Ten years ago to the day was the first major announcements that started the ball rolling on the Great Recession. HSBC reported that it’s bad debt charge would be 20% higher than expected at $10.5 Billion
“the bank said its own risk projections had failed to predict how many borrowers would fall behind on mortgages as interest rates climbed and saddled them with higher monthly payments.”
- Wednesday, June 2007: Two Bear Stearns-run hedge funds with large holdings of subprime mortgages run into large losses and are forced to dump assets. The trouble spreads to major Wall Street firms such as Merrill Lynch, JPMorgan Chase, Citigroup and Goldman Sachs which had loaned the firms money.
Here’s Ben Bernake telling everyone that all is fine.
Nothin to see here folks, just move along:
- Feb. 15, 2007 – “Despite the ongoing adjustments in the housing sector, overall economic prospects for households remain good. Household finances appear generally solid, and delinquency rates on most types of consumer loans and residential mortgages remain low.”
- March 28, 2007 – “At this juncture, however, the impact on the broader economy and financial markets of the problems in the subprime market seems likely to be contained. In particular, mortgages to prime borrowers and fixed-rate mortgages to all classes of borrowers continue to perform well, with low rates of delinquency.”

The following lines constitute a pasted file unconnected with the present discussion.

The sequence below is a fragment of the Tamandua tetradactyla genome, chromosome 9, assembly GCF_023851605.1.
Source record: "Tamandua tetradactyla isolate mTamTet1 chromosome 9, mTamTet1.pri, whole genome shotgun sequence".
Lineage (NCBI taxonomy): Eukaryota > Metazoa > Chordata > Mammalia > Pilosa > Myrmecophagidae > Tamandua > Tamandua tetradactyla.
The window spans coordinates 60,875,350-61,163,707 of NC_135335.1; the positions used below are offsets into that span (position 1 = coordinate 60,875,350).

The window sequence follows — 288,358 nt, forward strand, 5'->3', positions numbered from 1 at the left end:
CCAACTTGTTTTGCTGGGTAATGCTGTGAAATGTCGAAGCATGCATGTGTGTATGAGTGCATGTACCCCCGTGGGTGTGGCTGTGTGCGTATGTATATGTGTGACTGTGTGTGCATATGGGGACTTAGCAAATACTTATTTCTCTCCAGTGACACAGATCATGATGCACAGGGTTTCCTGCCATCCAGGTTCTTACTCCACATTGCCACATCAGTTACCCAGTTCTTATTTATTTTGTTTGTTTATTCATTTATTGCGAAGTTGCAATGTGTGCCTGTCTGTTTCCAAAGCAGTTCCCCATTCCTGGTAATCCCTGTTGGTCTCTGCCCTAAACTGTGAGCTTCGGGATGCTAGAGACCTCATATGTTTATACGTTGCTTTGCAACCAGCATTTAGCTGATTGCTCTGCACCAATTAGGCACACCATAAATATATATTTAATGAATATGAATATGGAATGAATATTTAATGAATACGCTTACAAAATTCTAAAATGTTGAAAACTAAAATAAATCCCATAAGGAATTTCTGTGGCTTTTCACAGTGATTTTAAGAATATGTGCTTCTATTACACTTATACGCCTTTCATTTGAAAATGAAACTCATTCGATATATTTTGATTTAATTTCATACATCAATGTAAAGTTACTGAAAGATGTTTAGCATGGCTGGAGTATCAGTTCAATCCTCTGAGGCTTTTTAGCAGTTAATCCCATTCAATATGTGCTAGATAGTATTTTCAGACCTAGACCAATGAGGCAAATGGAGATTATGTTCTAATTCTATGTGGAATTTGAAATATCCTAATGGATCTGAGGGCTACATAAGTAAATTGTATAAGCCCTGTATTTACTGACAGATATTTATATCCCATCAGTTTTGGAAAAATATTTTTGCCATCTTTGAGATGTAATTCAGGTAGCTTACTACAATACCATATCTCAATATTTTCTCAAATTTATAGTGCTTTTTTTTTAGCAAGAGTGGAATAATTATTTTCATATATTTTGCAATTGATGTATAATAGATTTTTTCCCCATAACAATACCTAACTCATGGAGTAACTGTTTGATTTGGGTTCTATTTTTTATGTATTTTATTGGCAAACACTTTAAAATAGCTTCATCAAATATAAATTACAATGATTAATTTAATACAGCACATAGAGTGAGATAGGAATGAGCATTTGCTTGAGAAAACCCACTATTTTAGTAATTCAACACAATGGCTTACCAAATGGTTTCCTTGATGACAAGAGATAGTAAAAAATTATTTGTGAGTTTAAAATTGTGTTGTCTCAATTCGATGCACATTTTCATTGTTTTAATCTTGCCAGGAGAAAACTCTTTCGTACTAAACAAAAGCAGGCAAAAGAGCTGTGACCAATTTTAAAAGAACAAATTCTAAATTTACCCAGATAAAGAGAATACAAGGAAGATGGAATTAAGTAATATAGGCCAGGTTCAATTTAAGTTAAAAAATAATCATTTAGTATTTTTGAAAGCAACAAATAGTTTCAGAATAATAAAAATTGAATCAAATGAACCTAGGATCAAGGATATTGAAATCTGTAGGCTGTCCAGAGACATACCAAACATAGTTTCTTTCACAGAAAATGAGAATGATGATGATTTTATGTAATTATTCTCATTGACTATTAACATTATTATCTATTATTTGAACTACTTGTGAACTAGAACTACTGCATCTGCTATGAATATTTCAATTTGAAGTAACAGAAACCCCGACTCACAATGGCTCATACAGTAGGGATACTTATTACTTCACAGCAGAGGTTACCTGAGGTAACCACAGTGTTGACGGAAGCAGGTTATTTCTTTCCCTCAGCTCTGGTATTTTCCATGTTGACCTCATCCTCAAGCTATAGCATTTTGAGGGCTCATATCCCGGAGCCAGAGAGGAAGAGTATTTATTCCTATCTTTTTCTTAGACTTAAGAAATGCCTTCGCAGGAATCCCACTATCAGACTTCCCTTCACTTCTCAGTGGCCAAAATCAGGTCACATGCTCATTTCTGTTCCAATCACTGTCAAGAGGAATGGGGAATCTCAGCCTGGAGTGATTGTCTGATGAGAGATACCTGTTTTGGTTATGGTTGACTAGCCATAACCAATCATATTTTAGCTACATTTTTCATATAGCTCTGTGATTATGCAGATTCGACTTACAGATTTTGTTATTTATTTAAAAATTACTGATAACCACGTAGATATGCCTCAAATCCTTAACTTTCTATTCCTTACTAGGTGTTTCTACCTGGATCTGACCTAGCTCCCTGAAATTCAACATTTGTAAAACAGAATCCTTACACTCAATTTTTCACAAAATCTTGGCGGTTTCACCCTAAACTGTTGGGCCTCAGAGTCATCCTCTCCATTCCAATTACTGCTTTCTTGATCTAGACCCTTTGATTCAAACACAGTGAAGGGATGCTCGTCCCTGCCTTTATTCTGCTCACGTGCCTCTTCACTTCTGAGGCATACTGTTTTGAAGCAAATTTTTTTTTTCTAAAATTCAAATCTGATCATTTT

- May 17, 2007 – “All that said, given the fundamental factors in place that should support the demand for housing, we believe the effect of the troubles in the subprime sector on the broader housing market will likely be limited, and we do not expect significant spillovers from the subprime market to the rest of the economy or to the financial system. The vast majority of mortgages, including even subprime mortgages, continue to perform well. Past gains in house prices have left most homeowners with significant amounts of home equity, and growth in jobs and incomes should help keep the financial obligations of most households manageable.”
The crisis reached its peak on September 15 with a fury of events. Lehman Brothers filed for Chapter 11 bankruptcy protection, and Merrill Lynch was taken over by Bank of America for $50 billion. The Dow Jones Index suffered its worst single-day loss since the terror attacks of September 11, tumbling 777.68 points to close just over 10,000 points.